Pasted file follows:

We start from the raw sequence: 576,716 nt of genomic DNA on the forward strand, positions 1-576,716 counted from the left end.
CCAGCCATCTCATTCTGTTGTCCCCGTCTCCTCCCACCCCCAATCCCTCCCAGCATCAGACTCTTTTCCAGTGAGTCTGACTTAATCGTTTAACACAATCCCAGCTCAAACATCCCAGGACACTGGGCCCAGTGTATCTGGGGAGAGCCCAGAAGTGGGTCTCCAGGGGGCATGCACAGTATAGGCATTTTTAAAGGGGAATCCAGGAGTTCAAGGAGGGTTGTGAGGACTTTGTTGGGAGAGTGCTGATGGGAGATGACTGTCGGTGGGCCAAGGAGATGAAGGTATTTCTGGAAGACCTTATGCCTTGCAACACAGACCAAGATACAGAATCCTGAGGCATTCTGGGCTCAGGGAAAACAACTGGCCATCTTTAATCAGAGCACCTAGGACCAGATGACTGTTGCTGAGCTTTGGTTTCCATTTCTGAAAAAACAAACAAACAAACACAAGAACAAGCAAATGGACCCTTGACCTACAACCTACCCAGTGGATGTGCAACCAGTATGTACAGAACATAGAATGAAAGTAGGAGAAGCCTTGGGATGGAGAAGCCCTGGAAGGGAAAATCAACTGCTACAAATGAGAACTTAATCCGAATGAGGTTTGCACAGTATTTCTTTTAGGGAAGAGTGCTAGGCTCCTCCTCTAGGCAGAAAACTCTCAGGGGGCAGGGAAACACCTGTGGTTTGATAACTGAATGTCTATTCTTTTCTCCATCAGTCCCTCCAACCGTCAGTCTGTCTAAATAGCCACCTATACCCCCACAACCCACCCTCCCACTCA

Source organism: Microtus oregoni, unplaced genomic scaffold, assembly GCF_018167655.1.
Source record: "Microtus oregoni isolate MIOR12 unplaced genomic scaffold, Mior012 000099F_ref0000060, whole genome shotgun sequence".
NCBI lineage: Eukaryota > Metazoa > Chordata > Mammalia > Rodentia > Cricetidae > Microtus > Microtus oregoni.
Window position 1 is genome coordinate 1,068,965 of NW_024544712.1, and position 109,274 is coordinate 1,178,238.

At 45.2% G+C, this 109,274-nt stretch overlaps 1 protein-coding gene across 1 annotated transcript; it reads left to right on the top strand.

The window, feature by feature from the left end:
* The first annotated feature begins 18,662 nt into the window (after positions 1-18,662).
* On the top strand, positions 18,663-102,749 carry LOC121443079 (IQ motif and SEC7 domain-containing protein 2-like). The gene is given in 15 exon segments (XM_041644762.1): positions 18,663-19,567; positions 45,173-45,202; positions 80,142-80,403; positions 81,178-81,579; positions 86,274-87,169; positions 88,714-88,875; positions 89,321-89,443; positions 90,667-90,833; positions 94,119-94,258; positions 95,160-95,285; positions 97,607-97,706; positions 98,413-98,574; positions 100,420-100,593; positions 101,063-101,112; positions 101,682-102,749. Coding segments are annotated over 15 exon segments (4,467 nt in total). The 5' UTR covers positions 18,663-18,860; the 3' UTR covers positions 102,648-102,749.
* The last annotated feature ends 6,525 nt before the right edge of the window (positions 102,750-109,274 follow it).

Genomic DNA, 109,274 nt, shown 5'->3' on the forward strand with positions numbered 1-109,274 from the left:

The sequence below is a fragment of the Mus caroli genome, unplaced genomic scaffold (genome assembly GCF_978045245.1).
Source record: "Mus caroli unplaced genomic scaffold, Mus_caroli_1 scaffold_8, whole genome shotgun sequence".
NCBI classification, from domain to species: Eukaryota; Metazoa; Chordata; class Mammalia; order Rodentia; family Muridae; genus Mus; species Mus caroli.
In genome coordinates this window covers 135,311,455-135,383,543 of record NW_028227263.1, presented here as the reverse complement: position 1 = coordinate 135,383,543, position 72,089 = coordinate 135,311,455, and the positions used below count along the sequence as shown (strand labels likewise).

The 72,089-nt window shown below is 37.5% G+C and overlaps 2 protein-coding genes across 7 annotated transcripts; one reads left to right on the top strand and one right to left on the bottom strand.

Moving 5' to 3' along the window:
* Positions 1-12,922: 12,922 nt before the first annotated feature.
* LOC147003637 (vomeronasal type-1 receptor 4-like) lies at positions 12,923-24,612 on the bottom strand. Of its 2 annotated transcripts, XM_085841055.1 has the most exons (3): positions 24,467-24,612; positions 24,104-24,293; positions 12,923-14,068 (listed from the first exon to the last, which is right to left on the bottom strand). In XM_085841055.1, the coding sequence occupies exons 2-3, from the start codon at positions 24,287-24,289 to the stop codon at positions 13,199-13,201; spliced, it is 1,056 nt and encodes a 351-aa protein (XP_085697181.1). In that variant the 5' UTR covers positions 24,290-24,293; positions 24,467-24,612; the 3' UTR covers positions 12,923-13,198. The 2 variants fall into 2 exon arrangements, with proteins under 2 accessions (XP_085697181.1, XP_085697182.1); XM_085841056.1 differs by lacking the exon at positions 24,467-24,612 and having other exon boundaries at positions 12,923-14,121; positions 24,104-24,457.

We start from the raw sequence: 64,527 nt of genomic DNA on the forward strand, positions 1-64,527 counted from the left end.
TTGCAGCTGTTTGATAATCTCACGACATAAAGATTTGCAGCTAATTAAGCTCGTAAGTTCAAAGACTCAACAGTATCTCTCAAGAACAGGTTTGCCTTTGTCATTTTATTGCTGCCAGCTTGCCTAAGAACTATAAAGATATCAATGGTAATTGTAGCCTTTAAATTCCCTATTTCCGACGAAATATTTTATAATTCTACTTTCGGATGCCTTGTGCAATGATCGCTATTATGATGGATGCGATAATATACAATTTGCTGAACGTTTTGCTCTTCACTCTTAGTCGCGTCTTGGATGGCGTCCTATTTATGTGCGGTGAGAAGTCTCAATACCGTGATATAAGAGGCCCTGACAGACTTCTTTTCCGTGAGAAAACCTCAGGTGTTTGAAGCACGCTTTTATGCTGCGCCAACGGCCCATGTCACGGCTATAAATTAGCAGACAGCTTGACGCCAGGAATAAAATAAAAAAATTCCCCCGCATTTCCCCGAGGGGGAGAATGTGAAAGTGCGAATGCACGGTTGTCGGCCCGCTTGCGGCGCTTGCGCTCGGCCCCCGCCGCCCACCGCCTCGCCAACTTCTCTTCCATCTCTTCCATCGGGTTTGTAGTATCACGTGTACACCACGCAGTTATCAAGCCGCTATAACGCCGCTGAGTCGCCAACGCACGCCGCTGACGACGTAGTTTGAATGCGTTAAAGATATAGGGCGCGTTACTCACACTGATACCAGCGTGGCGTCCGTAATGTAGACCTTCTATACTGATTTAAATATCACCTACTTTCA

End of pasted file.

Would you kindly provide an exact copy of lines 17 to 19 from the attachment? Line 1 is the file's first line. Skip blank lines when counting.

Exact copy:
The 72,089-nt window shown below is 37.5% G+C and overlaps 2 protein-coding genes across 7 annotated transcripts; one reads left to right on the top strand and one right to left on the bottom strand.

Moving 5' to 3' along the window:
* Positions 1-12,922: 12,922 nt before the first annotated feature.